We take a look forward to the 2014 election as there could be room for some new GOP faces in established state offices as campaign funding season kicks off in the middle of June. Fire ants have been the bane of every Texan's existence for a long time, but the stinging pests are now being displaced by crazy ants, which is a good and bad thing.
Susan Combs, Texas state comptroller, launched a new website--tellthetruthtexas.org--detailing the cities and counties in the red on projects large and small. She gives her take on public debt and why Texas owes over $7,000 per capita. Ben Gorzell, San Antonio Chief Financial Officer, also joins us.
It will be 20 years since Texas Comptroller Susan Combs stepped into a state-elected office and at one point she had also been positioning herself for the spot of lieutenant governor, so why hang her hat up now?
"Well, my husband and I had been talking over the last several months at dinner time about sort of the next direction we wanted to take," Combs said. "We talked about the fact that I will have served 20 years in elected office by the time I finish this, and he said, 'Do you really want to do another four to eight years, and what would you accomplish?"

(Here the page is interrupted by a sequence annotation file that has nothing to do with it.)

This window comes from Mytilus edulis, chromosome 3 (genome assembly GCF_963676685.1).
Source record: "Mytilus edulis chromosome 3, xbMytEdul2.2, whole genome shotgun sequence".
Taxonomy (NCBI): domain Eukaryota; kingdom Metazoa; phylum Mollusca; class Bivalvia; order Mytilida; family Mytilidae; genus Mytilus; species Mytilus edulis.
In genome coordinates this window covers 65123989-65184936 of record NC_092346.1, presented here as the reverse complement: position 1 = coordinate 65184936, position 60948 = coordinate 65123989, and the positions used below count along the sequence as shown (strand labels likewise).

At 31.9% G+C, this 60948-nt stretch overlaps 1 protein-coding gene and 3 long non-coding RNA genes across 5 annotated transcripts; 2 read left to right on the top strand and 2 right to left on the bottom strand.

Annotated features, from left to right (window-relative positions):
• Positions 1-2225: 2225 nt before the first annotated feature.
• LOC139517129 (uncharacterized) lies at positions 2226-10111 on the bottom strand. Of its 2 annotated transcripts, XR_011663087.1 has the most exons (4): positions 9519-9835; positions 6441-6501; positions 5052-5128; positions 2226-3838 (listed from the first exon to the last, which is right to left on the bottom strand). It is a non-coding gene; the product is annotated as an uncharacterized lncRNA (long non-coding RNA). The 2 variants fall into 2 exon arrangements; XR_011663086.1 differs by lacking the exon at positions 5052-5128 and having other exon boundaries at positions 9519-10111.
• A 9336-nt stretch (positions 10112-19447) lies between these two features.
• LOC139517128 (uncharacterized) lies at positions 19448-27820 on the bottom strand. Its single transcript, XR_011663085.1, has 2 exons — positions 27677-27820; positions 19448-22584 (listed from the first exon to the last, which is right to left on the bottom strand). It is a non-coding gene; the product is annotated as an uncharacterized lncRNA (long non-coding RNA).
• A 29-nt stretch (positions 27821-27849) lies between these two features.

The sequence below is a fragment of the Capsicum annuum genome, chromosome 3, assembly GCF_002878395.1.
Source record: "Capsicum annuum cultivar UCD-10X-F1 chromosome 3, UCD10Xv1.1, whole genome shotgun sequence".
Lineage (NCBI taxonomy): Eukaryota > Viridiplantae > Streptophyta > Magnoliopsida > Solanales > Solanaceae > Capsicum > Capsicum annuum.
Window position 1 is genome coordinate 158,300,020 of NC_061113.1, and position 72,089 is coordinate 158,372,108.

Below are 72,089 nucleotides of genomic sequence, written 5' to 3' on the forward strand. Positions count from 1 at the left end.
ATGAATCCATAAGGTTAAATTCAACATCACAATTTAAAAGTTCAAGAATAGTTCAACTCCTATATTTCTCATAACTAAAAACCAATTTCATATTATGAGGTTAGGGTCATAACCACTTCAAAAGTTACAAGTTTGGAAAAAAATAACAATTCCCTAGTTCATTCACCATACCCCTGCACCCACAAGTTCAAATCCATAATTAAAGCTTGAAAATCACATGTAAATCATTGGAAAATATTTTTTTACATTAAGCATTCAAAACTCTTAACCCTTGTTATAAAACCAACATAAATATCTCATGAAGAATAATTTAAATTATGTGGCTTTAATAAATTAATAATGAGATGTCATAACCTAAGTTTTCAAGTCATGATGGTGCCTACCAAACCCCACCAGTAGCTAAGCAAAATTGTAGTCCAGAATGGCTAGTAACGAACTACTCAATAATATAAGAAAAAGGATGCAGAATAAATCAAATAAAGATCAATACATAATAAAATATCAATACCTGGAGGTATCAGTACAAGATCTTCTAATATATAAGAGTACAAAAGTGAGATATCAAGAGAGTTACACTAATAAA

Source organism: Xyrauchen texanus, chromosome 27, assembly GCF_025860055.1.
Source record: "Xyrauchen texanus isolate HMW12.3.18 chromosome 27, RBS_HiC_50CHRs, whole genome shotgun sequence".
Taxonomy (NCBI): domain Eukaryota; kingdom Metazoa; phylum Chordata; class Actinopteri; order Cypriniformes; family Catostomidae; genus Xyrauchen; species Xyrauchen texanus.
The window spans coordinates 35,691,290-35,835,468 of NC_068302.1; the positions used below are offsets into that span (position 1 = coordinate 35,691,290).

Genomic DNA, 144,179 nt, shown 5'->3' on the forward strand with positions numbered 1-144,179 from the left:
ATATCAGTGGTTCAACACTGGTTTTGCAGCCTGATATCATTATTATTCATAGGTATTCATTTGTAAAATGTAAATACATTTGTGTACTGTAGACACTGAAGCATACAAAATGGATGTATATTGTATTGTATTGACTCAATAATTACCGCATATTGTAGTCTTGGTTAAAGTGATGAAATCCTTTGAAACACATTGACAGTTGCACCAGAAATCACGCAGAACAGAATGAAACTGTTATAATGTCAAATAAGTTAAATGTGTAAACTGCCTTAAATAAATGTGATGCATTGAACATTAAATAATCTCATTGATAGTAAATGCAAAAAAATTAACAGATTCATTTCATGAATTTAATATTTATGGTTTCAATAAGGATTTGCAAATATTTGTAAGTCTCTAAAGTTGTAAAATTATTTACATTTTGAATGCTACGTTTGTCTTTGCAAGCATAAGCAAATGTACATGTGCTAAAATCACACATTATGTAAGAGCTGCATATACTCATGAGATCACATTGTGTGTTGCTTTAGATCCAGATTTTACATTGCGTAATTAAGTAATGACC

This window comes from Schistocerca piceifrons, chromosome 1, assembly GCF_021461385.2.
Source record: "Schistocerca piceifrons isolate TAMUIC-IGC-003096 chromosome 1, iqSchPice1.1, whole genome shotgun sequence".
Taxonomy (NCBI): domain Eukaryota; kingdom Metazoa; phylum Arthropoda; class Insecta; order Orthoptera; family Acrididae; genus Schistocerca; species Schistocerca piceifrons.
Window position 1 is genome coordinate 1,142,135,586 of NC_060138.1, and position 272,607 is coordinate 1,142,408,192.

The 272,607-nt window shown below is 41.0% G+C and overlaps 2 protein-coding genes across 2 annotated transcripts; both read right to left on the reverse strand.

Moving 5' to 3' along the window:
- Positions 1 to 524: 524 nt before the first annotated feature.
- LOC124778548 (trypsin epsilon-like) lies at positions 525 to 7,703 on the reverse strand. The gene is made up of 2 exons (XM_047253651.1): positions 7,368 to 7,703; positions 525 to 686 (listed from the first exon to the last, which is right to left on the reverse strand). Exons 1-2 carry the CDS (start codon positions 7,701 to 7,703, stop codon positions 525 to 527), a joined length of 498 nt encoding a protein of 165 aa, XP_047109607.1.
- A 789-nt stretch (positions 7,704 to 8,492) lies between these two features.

Texas Matters: State revenue numbers look good for this session of the legislature; there is even a surplus. Gov. Rick Perry suggests that the extra money be used to cut taxes, while others want to restore funding to education and health programs that took cuts in the last legislative session. Gun owners in Texas stand their ground as the federal government comes up with its next move to cut down on gun violence.
According to State Comptroller Susan Combs, Texas lawmakers will have will have $101.4 billion to work with during the next legislative session. Combs said the estimated $96 billion in revenue from taxes, fees and other sources is up nearly $20 billion from previous years.
"General revenue collections in 2008 and 2009 -- leading into the [legislative] session -- totaled $79.6 billion," Combs said. "In 2010 - 2011, as we hit bottom and began to climb out the revenues were $4.5 billion less."